“Once upon a time there was a blessed sector known as the hospitality industry,” Maud Bailly, Accor’s southern Europe CEO, told Investment Monitor at the Mipim Leaders’ Perspectives Summit in March. Accor broke records in 2019, financially speaking, with a phenomenal 330 hotel openings that year – almost one per day.
“But life is a school of humility,” she quickly adds. “The worst shock happened. It’s like being in a nightmare. No one could have predicted a drop of almost 1.1 billion international travellers. During the 2008 financial crisis, the hospitality industry lost revenue of only 12%. Now we’re talking about a 60% plummet.”
Accor, one of the largest players in the hospitality industry, boasts 5,100 hotels globally. In the second quarter of 2020, more than 60% of its hotels were closed.
Accor’s lessons from the pandemic
“The response has been to adapt. Rapidly. When you face exceptional crises, you need exceptional answers. We did this in [several] ways,” says Bailly.
First and foremost, Accor addressed the new customer demand for health and safety reassurance. In this vein, the company designed the ‘All Safe’ certificate for its hotels, alongside Bureau Veritas as an independent third-party monitor. In short, Accor implemented wide-ranging sanitary, cleaning and inspection protocols across all its hotels.
The second response was to offer increased flexibility for the customer. Before the crisis, 50% of Accor’s clients booked their stay ten days before their travel, according to Bailly. Today, 50% are booking their stay two days before. In short: people need to be able to book and cancel at the drop of a hat.
Accor’s third response to the pandemic was social and community service. “Hospitality is about taking care of and welcoming people,” says Bailly. “So we allocated €70m to support our employees around the world who were facing financial difficulties or medical issues, and we opened our hotels to medical staff, female victims of domestic violence, homeless people and students in need. This gave everyone at Accor meaningful purpose.”
The pandemic has also accelerated new uses for hotels. The growth of remote working means people can more easily work from hotels, something that could counterbalance what is expected to be a long-term decrease in international business travel post-pandemic. “So we’re pushing co-working and hotel-office solutions,” says Bailly. “For example, we offer corporates the possibility to book a hotel floor and transform it into a meeting and working space.”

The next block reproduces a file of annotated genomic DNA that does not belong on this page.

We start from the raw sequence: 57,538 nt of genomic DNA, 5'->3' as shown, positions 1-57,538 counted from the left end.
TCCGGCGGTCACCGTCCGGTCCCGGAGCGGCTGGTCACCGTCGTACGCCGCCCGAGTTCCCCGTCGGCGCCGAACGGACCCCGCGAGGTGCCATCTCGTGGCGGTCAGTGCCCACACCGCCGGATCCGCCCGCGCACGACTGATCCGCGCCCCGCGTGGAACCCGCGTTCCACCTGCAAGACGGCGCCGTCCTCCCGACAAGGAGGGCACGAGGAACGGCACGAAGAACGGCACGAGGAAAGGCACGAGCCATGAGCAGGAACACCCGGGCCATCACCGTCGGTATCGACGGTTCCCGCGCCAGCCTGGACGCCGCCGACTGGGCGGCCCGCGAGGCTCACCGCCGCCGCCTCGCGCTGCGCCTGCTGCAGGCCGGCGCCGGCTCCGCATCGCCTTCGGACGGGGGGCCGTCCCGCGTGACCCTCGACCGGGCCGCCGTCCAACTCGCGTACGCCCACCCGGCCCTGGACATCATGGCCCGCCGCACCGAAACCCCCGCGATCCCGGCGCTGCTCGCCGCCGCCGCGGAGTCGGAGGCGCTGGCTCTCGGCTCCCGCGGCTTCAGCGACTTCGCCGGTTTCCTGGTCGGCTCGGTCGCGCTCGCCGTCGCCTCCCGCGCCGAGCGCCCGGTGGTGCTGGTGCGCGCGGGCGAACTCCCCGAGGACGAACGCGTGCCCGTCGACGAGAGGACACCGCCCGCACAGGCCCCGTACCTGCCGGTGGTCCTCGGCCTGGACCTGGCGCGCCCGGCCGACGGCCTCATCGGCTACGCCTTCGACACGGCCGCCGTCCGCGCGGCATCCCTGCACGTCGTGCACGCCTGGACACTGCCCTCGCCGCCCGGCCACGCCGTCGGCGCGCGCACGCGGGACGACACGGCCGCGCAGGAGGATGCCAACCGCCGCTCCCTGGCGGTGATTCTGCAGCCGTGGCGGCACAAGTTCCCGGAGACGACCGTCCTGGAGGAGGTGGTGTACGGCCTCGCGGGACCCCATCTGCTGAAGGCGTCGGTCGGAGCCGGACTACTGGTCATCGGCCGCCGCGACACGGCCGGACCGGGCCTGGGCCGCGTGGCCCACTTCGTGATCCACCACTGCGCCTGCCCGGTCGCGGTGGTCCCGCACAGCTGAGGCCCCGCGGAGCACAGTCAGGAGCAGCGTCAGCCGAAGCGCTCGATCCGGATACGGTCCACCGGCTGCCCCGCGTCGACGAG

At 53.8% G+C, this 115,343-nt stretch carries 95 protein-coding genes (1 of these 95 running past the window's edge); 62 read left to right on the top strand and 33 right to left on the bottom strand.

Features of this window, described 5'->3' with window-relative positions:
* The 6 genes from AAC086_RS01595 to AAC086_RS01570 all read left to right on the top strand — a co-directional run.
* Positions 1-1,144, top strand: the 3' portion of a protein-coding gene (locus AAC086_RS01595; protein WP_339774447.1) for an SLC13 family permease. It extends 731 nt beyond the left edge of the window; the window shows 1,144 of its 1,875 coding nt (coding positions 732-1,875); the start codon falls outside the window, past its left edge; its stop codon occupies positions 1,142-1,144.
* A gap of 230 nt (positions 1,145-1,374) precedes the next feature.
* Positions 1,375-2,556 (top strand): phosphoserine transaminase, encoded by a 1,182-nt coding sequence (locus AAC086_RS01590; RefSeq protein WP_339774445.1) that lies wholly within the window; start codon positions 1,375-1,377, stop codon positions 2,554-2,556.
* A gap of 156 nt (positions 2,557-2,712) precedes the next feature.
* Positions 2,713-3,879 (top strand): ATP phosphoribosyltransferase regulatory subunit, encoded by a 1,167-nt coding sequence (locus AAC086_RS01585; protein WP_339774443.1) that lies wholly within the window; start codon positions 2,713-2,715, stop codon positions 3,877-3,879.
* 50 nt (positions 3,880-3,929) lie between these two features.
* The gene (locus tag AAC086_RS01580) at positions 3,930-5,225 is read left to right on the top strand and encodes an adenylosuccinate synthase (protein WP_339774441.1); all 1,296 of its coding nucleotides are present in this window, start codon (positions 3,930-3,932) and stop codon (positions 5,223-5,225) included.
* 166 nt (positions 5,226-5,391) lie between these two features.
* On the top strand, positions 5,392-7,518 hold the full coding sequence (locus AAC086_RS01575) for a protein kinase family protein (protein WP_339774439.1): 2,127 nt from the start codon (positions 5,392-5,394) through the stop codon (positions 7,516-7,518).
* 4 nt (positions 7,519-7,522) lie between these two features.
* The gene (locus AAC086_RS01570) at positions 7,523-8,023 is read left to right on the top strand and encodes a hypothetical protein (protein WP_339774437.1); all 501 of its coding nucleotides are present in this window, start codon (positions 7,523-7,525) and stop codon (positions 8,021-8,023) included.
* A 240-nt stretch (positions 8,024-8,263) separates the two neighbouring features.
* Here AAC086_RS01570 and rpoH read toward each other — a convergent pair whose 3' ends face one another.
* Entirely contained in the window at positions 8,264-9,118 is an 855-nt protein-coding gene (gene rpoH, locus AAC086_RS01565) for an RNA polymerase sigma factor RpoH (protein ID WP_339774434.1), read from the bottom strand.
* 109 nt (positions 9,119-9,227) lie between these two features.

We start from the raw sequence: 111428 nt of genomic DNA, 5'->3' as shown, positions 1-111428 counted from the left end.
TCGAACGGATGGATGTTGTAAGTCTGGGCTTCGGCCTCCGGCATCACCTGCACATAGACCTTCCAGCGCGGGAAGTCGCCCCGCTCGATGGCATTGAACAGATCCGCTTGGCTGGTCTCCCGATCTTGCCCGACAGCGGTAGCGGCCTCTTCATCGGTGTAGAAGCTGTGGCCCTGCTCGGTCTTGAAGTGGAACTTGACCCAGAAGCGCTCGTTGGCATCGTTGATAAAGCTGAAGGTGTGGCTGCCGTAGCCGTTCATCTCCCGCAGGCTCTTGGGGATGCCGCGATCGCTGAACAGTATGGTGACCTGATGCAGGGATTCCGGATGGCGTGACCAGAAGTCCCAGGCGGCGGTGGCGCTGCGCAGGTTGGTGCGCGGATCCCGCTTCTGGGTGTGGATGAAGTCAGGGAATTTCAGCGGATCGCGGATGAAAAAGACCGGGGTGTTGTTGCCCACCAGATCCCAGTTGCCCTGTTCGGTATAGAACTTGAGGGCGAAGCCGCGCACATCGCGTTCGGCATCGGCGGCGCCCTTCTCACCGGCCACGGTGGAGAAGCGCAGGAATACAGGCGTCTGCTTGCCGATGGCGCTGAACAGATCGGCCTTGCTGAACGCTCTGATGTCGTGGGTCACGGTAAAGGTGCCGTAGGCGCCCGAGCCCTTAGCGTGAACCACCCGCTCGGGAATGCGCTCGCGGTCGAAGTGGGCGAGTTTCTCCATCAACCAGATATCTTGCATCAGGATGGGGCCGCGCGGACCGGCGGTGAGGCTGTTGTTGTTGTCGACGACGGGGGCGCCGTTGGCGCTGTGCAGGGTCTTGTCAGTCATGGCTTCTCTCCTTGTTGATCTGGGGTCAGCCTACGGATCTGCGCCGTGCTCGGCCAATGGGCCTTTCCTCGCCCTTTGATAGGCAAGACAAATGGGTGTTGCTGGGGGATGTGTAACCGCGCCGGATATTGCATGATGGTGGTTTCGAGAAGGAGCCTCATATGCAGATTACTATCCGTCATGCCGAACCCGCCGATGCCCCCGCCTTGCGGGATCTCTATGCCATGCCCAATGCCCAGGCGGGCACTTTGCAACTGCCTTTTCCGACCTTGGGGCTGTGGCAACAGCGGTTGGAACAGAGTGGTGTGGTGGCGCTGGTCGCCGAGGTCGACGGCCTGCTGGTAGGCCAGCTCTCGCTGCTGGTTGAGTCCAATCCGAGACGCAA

She believes that some of the major changes brought about by Covid-19 will be long term. In particular, health and safety standards are here to stay, as is the move towards flexible bookings. Bailly adds that Accor’s decision-making processes have become more nimble, and that the group is far better prepared to manage crises of the future.
Accor is hopeful of a strong recovery
Despite the gloom and doom, there are good reasons to be optimistic, according to Bailly. “When you look at France’s summer performance last year, it was dynamic despite Covid,” she says. “There were very high occupancy rates, even in February. Look at Dubai during Christmas, we had an occupancy rate of 95%. Then look at China; by December 2020 they have had occupancy rates almost as high as 2019 levels.”
People, especially younger demographics, are indeed raring to travel. “What we need is visibility, and then the industry will flourish,” says Bailly. “The moment [UK Prime Minister] Boris Johnson gave more certainty about some UK restrictions decreasing in May and June, we registered soaring online bookings.”
Bailly expects to see a strong recovery this summer, despite this lack of visibility in some countries. “We’re taking lessons from the 2020 summer,” she says. “It will be a far more domestic customer profile, with more demand for eco and leisure segments.”
Another reason to be hopeful is the fact that industry investment has not dried up. Across Bailly’s region – which includes travel hotspots France, Italy, Spain and Portugal – Accor is still opening a hotel every four days. “So, the pipeline is still super dynamic,” says Bailly. “And we’re still seeing a lot of people investing because they trust it. People will want to travel and discover again.”